Marta Tienda is a Maurice P. During '22 Professor in Demographic Studies and Professor of Sociology and Public Affairs at Princeton University, and visiting scholar at the Rockefeller Foundation. She chaired the National Academy of Sciences Panel on Hispanics and the American Future.
Our love-hate relationship with foreign-born workers has once again taken center stage in the national drama over immigration, only now it's set against a backdrop of heightened concerns over national security and an unprecedented geographic dispersal of the foreign-born. Legal as well as undocumented immigrants are widely blamed for displacing U.S. workers and driving down wages.
Yet even as vigilante groups organize to patrol the U.S.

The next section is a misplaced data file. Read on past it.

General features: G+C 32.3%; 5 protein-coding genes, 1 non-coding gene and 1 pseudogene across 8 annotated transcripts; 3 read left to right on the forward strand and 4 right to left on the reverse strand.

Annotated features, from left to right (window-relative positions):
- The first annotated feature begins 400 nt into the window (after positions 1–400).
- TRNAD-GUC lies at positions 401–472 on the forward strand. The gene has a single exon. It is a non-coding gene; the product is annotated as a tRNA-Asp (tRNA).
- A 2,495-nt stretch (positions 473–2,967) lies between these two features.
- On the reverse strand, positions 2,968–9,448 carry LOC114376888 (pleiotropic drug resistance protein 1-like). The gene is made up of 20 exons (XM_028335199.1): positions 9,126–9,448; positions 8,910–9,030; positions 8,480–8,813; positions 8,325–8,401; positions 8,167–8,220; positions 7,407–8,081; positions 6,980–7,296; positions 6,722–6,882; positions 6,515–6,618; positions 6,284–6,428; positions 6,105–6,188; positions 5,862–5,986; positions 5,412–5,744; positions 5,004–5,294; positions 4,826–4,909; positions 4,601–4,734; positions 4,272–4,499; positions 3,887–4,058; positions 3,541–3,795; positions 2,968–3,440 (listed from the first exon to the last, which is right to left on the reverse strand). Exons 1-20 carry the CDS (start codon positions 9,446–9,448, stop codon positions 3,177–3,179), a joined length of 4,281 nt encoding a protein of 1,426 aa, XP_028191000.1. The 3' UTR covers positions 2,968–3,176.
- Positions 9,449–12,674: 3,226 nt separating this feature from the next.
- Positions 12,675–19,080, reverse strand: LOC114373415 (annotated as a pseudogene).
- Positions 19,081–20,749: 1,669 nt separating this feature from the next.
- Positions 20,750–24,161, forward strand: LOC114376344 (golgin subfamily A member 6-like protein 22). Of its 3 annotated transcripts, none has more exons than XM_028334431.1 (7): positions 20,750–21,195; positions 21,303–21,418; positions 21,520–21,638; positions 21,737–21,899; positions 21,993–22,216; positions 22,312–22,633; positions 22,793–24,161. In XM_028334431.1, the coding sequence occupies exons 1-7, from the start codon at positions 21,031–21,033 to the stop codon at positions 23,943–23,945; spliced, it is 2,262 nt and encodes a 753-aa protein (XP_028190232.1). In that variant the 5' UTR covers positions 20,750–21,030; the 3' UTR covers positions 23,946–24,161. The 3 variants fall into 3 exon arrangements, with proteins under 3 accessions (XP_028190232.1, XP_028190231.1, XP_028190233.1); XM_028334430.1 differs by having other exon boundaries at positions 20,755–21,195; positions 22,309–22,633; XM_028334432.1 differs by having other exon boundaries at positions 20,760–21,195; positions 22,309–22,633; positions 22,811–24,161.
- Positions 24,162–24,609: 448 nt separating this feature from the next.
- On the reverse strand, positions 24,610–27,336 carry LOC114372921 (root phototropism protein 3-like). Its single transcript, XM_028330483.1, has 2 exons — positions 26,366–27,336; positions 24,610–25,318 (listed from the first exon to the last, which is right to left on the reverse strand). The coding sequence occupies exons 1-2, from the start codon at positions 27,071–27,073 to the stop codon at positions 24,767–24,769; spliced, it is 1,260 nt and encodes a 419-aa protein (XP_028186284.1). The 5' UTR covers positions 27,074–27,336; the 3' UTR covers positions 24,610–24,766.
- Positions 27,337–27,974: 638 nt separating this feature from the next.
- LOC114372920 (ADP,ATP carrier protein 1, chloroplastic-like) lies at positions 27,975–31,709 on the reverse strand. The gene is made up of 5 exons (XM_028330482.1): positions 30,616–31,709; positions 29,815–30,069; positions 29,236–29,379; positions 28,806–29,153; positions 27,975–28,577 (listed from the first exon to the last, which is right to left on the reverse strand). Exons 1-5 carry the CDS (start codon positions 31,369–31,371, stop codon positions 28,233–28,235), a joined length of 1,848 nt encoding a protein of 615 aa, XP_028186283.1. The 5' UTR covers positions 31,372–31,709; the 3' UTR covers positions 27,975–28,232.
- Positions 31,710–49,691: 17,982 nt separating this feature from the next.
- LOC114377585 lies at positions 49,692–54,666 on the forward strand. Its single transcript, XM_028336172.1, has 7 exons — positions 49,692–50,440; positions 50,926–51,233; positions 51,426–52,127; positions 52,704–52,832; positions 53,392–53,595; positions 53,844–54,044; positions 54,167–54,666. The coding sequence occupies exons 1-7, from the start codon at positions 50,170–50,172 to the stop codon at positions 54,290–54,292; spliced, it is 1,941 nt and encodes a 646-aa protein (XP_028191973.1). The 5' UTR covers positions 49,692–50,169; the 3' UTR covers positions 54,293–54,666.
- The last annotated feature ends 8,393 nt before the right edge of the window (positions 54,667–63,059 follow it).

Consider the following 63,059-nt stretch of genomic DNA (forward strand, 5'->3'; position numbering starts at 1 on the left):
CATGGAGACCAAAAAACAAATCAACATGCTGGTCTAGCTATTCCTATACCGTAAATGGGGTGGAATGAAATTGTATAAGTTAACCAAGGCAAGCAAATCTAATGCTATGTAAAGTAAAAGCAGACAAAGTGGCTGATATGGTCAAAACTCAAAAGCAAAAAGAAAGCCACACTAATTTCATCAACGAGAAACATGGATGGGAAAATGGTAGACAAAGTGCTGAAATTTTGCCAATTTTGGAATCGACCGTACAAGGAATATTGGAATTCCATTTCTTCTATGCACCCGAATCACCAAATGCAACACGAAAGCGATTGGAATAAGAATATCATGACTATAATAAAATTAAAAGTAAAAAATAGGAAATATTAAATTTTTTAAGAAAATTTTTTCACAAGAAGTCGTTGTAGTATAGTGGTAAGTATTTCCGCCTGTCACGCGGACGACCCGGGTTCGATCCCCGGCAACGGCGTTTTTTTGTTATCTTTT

Immigrants are good for business. In fact, the rapid clip of U.S. economic growth might not be possible without them. Even as academics debate whether immigrants take jobs away from domestic workers, and as homegrown militias organize to patrol the nation's southern border, hundreds of thousands of immigrants -- more than half of them undocumented -- make their way to jobs in the United States every year. According to the Census Bureau, more than 80 percent of the foreign-born population, estimated at close to 34.2 million in 2004, is of prime working age versus only 60 percent of the native born. This figure includes more than 10 million undocumented migrants -- an all-time high, according to a Pew Hispanic Center report from this year.